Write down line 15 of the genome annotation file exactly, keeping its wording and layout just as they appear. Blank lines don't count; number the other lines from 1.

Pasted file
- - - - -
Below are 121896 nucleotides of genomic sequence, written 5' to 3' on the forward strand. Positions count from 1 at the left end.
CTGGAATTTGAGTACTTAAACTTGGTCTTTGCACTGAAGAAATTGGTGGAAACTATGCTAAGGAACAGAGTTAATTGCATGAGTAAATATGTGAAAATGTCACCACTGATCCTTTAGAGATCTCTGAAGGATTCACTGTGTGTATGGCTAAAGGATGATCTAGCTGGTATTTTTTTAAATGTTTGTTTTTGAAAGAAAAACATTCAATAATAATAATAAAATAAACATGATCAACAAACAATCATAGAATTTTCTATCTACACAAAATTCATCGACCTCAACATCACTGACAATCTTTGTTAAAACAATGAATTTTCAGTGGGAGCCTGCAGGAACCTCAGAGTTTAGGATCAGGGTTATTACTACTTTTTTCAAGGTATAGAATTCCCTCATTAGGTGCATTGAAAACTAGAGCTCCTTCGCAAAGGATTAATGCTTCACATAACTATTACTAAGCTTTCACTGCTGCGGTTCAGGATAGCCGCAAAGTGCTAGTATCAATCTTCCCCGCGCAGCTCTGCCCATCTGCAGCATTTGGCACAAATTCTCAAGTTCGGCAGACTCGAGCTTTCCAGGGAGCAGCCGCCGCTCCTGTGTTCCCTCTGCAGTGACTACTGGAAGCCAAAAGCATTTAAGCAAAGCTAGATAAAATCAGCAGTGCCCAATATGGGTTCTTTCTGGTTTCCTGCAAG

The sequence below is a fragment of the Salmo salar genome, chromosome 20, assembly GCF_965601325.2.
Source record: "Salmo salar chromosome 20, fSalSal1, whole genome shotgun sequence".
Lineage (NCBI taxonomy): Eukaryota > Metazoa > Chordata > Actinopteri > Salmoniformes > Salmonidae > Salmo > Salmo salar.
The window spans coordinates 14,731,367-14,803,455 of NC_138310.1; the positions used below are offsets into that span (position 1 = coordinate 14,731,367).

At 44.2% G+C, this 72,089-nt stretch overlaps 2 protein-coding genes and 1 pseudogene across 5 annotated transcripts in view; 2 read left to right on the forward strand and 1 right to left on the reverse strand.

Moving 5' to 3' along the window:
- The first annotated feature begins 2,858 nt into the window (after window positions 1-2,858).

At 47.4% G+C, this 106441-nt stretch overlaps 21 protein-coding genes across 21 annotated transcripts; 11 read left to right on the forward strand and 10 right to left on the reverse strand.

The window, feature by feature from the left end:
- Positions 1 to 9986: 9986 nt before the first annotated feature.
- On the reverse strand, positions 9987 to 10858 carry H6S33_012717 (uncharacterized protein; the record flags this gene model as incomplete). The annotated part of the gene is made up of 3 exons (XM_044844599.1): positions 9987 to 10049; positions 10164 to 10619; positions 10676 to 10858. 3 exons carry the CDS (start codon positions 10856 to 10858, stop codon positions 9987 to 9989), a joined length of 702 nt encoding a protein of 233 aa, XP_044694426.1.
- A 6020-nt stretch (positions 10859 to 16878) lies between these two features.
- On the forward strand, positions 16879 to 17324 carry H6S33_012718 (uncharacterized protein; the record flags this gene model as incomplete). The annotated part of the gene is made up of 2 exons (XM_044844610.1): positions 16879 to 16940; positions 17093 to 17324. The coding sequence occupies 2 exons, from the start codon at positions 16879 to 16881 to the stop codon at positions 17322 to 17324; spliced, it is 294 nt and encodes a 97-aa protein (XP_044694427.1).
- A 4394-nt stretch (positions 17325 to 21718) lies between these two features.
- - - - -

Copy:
- On the forward strand, positions 16879 to 17324 carry H6S33_012718 (uncharacterized protein; the record flags this gene model as incomplete). The annotated part of the gene is made up of 2 exons (XM_044844610.1): positions 16879 to 16940; positions 17093 to 17324. The coding sequence occupies 2 exons, from the start codon at positions 16879 to 16881 to the stop codon at positions 17322 to 17324; spliced, it is 294 nt and encodes a 97-aa protein (XP_044694427.1).